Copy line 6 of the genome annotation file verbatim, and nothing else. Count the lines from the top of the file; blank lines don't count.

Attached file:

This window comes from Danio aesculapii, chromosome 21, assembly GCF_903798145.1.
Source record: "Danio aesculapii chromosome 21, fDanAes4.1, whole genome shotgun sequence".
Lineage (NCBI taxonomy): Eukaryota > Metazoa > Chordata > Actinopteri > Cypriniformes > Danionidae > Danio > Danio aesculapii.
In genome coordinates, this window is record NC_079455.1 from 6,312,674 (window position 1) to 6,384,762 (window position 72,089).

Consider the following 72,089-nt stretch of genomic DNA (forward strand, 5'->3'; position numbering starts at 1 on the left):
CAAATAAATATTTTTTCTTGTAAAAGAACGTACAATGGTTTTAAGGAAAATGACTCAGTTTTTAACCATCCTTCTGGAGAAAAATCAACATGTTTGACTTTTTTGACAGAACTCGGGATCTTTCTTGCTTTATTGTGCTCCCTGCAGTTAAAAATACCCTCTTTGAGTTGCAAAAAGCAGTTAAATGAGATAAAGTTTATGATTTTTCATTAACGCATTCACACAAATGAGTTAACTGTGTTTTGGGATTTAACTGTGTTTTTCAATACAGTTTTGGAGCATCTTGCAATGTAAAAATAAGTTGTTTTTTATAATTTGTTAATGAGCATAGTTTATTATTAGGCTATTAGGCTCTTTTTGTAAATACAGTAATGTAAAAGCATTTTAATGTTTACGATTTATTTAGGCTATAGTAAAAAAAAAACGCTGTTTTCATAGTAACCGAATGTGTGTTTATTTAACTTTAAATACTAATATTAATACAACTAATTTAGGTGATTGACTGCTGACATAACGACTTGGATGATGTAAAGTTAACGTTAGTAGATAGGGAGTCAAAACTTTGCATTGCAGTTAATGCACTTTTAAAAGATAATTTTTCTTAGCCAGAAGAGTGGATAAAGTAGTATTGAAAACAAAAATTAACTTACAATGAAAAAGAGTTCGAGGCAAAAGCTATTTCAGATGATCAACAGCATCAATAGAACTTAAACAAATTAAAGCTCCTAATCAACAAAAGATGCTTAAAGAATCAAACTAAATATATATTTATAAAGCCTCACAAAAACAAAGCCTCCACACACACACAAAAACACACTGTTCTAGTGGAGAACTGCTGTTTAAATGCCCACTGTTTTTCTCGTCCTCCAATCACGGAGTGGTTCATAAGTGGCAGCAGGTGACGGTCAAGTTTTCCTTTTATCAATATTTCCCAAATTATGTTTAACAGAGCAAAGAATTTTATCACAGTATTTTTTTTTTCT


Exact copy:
CAAATAAATATTTTTTCTTGTAAAAGAACGTACAATGGTTTTAAGGAAAATGACTCAGTTTTTAACCATCCTTCTGGAGAAAAATCAACATGTTTGACTTTTTTGACAGAACTCGGGATCTTTCTTGCTTTATTGTGCTCCCTGCAGTTAAAAATACCCTCTTTGAGTTGCAAAAAGCAGTTAAATGAGATAAAGTTTATGATTTTTCATTAACGCATTCACACAAATGAGTTAACTGTGTTTTGGGATTTAACTGTGTTTTTCAATACAGTTTTGGAGCATCTTGCAATGTAAAAATAAGTTGTTTTTTATAATTTGTTAATGAGCATAGTTTATTATTAGGCTATTAGGCTCTTTTTGTAAATACAGTAATGTAAAAGCATTTTAATGTTTACGATTTATTTAGGCTATAGTAAAAAAAAAACGCTGTTTTCATAGTAACCGAATGTGTGTTTATTTAACTTTAAATACTAATATTAATACAACTAATTTAGGTGATTGACTGCTGACATAACGACTTGGATGATGTAAAGTTAACGTTAGTAGATAGGGAGTCAAAACTTTGCATTGCAGTTAATGCACTTTTAAAAGATAATTTTTCTTAGCCAGAAGAGTGGATAAAGTAGTATTGAAAACAAAAATTAACTTACAATGAAAAAGAGTTCGAGGCAAAAGCTATTTCAGATGATCAACAGCATCAATAGAACTTAAACAAATTAAAGCTCCTAATCAACAAAAGATGCTTAAAGAATCAAACTAAATATATATTTATAAAGCCTCACAAAAACAAAGCCTCCACACACACACAAAAACACACTGTTCTAGTGGAGAACTGCTGTTTAAATGCCCACTGTTTTTCTCGTCCTCCAATCACGGAGTGGTTCATAAGTGGCAGCAGGTGACGGTCAAGTTTTCCTTTTATCAATATTTCCCAAATTATGTTTAACAGAGCAAAGAATTTTATCACAGTATTTTTTTTTTCT